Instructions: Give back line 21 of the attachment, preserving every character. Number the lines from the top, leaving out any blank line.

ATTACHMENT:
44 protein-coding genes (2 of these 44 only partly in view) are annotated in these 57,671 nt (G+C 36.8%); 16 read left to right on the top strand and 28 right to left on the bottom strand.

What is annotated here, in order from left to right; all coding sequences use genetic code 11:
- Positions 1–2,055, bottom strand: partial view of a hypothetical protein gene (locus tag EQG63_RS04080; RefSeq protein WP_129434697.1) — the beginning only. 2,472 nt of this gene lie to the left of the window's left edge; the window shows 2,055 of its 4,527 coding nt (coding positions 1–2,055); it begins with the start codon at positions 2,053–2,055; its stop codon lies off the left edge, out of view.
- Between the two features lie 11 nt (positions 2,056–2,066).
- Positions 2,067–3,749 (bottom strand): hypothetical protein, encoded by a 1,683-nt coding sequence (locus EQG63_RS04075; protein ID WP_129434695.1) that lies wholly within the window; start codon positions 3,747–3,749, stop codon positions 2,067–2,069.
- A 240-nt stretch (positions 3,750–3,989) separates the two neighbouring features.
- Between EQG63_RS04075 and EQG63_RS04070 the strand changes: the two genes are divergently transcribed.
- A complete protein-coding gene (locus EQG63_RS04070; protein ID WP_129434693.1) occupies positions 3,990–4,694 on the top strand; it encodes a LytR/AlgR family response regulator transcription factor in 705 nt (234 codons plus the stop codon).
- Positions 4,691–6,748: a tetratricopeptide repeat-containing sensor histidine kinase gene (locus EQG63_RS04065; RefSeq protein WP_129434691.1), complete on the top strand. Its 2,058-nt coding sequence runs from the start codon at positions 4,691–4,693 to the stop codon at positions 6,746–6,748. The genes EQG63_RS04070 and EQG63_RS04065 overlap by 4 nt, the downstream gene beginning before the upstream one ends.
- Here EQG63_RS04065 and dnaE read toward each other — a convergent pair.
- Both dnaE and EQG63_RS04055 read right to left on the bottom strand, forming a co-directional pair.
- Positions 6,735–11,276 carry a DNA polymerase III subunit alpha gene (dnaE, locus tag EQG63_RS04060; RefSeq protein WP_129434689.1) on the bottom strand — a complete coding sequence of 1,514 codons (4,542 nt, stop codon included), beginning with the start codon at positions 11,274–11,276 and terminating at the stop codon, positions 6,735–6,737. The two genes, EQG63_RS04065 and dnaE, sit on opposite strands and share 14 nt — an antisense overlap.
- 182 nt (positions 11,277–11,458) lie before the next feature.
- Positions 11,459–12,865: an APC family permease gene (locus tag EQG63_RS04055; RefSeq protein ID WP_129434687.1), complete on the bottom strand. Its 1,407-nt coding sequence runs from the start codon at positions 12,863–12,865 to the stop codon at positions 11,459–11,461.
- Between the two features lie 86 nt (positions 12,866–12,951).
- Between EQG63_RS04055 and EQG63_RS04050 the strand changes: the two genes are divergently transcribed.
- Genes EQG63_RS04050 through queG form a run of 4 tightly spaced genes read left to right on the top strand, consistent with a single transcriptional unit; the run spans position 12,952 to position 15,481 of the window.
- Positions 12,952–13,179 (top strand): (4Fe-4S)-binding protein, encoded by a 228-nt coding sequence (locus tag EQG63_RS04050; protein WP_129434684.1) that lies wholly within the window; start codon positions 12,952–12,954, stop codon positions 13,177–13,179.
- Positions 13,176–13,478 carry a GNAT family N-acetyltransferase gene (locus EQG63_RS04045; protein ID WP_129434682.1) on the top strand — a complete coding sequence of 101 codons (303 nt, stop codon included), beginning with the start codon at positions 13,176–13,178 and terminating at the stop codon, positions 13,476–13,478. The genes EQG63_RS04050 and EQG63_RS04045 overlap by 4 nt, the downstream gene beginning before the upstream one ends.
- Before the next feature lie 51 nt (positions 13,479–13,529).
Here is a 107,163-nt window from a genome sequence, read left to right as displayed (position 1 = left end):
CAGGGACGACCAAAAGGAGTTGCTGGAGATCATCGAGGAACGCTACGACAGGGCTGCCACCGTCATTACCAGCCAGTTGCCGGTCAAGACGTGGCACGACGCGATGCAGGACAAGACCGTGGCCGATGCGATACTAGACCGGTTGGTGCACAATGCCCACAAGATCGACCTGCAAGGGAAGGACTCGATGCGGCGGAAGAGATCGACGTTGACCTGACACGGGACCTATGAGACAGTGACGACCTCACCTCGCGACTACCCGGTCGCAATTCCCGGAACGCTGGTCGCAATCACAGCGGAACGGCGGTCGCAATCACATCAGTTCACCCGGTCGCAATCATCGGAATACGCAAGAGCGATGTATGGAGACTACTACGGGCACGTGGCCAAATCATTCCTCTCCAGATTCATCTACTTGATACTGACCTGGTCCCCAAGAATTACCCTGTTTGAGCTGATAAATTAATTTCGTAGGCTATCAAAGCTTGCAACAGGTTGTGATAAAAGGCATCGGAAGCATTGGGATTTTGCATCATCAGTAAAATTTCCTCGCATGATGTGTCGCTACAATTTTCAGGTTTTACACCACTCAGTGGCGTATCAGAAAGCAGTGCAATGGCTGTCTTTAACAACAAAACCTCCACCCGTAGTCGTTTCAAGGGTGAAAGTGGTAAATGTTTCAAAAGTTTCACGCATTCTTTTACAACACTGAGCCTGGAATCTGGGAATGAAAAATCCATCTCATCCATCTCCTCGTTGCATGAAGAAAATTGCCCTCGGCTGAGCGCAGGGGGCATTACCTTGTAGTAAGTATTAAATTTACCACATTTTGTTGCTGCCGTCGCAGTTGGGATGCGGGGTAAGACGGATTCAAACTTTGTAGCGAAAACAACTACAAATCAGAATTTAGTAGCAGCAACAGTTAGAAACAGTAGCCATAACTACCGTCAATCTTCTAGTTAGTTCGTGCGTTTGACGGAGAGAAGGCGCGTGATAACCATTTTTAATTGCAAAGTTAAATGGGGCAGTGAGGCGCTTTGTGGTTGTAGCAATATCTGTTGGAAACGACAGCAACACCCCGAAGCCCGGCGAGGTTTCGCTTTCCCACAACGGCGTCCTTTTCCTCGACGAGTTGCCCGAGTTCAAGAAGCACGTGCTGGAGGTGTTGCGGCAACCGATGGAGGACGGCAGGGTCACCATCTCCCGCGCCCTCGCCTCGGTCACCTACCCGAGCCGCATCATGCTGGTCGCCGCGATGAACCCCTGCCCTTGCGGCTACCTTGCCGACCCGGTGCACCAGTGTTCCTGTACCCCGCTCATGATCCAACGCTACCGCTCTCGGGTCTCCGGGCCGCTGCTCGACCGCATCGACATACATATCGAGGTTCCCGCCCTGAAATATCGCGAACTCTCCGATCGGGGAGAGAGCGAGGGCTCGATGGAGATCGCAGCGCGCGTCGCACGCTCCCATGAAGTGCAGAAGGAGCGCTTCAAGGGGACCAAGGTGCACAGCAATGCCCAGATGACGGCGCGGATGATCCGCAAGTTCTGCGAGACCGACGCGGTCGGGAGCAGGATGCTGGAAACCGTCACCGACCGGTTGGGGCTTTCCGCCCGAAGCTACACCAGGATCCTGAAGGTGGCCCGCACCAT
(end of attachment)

Here is a 107,163-nt window from a genome sequence, read left to right as displayed (position 1 = left end):